Building a World of Yesterday – Rock Raiders Remake DevBlog #1

BergerBytes Procedural, Rock Raiders Remake, Unity 0 Comments

Consider this a bit of a “working document”. Things will be updated and changed out of time constraint.

One of the main goals of remaking Rock Raiders for me was learning more about procedural generation and runtime creation. It can really open up a lot of possibilities and, if done well, offer endless variety and content. I’ve seen procedural content, as a consumer, done really well and really poorly. I believe a lot of the success comes from solid game design and code. Luckily for me, I am focusing on recreating a pre-existing system, so a lot of the choices have already been made. That being said the solution I am going to talk about here is the third version and there is still a room for a ton of improvement.

Architecture

To give some insight into how things work before jumping into code, I want to give a very simple outline of the classes responsible for creating the map.

I did say simple! I am using a modified MVC model throughout the project, It’s more of an experiment than an informed decision, and the success or failure of which is sure to become a blog post of it’s own. The main part I am going to focus on in this post is the MapRenderer and it’s job of creating everything the player will see. It is the only class responsible for producing visuals and does not alter or change the data. This makes it very easy to swap it out with something else, for example, let’s say I wanted to create a 2D version of the game. All I would have to do it change MapRenderer out with a class that creates 2D visuals. That’s a little more of a “out there” example, the main benefit comes in the form of easier debugging and less spaghetti code.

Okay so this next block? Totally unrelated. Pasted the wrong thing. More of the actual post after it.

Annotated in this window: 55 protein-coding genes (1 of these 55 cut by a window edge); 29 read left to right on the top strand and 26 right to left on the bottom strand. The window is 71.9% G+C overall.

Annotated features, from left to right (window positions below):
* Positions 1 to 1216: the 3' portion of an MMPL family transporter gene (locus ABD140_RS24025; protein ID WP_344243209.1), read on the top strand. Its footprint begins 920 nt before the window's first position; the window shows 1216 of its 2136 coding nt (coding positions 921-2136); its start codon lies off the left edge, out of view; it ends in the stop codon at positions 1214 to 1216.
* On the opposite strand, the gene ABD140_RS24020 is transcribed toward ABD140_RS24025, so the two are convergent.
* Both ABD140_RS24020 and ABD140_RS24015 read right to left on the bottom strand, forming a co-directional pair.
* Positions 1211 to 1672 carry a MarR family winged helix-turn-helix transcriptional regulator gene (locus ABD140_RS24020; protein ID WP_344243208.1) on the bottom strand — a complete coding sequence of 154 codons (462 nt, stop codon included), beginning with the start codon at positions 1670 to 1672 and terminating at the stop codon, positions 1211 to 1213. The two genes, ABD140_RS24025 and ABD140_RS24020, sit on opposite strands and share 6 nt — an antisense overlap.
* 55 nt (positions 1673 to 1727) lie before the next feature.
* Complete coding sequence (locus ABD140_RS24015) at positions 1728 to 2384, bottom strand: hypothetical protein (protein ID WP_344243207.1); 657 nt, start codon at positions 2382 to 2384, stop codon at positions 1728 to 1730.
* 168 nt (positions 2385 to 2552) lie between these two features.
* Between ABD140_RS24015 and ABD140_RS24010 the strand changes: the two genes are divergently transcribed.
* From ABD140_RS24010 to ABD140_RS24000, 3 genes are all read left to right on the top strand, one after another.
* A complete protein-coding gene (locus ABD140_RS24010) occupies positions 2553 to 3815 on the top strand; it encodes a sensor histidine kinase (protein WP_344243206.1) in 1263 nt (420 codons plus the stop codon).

• The MapData object is pretty straight forward. It’s a model object with some helper functions for interacting with the data. A simple sudo-codeish would look something like the code to the right. TileData is an object holding data about a specific “Tile”, for example, The MapCoord it is located and the Type of tile it is. (“Floor”, “Dirt”, “Loose Rock”, etc) All very simple and boring but important to know going forward.
MapRenderer

In the first two iterations of the MapRenderer I was creating a single mesh on a single game object. It worked just fine but there were some drawbacks.

  1. There was only one material for the entire map, potentially nice for performance but it prevents have different shaders for things like Lava.
  2. With one material there haves to be one texture. Something completely possible with a texture atlas, in fact, I even created one and had it working just fine. However, since the textures are meant to tile, on some edges of textures there is something I can only call “Bilinear Filtering Bleed”. The end result was a line of incorrect colors between the textures ruining any hope of perfectly tiled textures. (Don’t even get me started on mipmaps!)